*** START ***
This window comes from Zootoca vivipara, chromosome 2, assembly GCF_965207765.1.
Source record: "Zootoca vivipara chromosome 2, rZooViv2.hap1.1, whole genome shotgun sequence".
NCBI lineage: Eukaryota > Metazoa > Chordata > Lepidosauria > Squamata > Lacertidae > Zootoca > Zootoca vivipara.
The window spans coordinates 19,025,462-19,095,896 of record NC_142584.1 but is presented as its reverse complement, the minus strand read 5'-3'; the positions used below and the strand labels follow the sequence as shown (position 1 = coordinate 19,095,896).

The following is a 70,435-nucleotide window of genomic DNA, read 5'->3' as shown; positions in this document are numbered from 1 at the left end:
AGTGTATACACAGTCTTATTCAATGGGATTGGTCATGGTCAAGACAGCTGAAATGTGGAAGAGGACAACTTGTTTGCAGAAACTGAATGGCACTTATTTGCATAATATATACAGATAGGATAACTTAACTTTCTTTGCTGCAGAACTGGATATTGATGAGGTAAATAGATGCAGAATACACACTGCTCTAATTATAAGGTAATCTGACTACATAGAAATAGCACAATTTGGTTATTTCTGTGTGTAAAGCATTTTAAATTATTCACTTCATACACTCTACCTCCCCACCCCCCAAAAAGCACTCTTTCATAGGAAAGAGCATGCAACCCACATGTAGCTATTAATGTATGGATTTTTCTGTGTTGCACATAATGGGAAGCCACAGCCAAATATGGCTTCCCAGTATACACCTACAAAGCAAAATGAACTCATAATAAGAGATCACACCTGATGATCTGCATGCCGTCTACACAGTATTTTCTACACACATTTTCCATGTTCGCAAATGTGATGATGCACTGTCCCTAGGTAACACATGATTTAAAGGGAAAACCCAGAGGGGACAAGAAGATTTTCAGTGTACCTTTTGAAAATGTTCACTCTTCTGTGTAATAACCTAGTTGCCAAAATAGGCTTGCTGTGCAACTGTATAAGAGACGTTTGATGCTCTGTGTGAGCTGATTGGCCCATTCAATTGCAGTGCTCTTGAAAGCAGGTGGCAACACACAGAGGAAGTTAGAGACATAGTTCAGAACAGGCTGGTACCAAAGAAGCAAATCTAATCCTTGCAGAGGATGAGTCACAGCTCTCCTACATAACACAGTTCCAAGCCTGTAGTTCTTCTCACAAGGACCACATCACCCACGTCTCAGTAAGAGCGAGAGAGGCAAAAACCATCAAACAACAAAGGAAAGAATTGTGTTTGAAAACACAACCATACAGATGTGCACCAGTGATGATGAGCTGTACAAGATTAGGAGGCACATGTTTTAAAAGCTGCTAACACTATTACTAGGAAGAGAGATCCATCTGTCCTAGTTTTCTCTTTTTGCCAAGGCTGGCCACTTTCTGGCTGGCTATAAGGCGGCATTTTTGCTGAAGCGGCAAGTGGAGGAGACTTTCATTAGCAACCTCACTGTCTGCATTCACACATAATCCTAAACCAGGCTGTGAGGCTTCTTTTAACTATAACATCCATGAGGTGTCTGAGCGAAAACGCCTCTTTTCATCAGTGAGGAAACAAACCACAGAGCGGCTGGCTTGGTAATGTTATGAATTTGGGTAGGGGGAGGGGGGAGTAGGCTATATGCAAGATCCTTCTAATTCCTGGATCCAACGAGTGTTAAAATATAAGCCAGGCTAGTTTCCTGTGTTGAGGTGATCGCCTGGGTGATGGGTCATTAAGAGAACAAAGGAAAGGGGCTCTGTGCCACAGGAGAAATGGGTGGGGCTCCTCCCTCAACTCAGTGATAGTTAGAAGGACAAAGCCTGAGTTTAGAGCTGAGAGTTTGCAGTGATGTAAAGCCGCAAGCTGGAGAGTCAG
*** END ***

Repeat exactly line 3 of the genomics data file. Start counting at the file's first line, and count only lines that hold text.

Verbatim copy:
NCBI lineage: Eukaryota > Metazoa > Chordata > Lepidosauria > Squamata > Lacertidae > Zootoca > Zootoca vivipara.